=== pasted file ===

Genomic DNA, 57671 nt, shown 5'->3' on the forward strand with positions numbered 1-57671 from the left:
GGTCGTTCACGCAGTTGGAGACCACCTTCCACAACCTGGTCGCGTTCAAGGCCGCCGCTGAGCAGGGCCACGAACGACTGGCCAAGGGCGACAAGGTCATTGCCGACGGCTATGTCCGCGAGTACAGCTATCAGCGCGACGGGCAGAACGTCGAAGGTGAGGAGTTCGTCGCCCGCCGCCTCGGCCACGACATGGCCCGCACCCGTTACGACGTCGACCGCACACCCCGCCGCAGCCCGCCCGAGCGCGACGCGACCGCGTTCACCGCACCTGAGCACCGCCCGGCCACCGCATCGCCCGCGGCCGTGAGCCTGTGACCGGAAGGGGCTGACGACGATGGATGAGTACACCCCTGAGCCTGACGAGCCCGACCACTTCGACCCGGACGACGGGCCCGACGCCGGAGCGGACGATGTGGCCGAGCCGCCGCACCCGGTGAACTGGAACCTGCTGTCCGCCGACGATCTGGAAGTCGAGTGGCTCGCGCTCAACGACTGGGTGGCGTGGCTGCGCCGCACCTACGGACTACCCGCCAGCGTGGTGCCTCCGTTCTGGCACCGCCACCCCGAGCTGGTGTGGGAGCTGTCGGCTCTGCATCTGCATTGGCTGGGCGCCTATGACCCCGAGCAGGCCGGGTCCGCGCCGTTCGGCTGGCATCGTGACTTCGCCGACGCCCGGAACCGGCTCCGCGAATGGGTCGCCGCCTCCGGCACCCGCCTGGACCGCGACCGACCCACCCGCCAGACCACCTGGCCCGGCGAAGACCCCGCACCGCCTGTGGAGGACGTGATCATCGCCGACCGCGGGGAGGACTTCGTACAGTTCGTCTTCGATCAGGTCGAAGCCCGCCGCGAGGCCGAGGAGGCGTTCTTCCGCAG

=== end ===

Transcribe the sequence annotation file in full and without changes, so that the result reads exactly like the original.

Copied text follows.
Genomic DNA, 57671 nt, shown 5'->3' on the forward strand with positions numbered 1-57671 from the left:
GGTCGTTCACGCAGTTGGAGACCACCTTCCACAACCTGGTCGCGTTCAAGGCCGCCGCTGAGCAGGGCCACGAACGACTGGCCAAGGGCGACAAGGTCATTGCCGACGGCTATGTCCGCGAGTACAGCTATCAGCGCGACGGGCAGAACGTCGAAGGTGAGGAGTTCGTCGCCCGCCGCCTCGGCCACGACATGGCCCGCACCCGTTACGACGTCGACCGCACACCCCGCCGCAGCCCGCCCGAGCGCGACGCGACCGCGTTCACCGCACCTGAGCACCGCCCGGCCACCGCATCGCCCGCGGCCGTGAGCCTGTGACCGGAAGGGGCTGACGACGATGGATGAGTACACCCCTGAGCCTGACGAGCCCGACCACTTCGACCCGGACGACGGGCCCGACGCCGGAGCGGACGATGTGGCCGAGCCGCCGCACCCGGTGAACTGGAACCTGCTGTCCGCCGACGATCTGGAAGTCGAGTGGCTCGCGCTCAACGACTGGGTGGCGTGGCTGCGCCGCACCTACGGACTACCCGCCAGCGTGGTGCCTCCGTTCTGGCACCGCCACCCCGAGCTGGTGTGGGAGCTGTCGGCTCTGCATCTGCATTGGCTGGGCGCCTATGACCCCGAGCAGGCCGGGTCCGCGCCGTTCGGCTGGCATCGTGACTTCGCCGACGCCCGGAACCGGCTCCGCGAATGGGTCGCCGCCTCCGGCACCCGCCTGGACCGCGACCGACCCACCCGCCAGACCACCTGGCCCGGCGAAGACCCCGCACCGCCTGTGGAGGACGTGATCATCGCCGACCGCGGGGAGGACTTCGTACAGTTCGTCTTCGATCAGGTCGAAGCCCGCCGCGAGGCCGAGGAGGCGTTCTTCCGCAG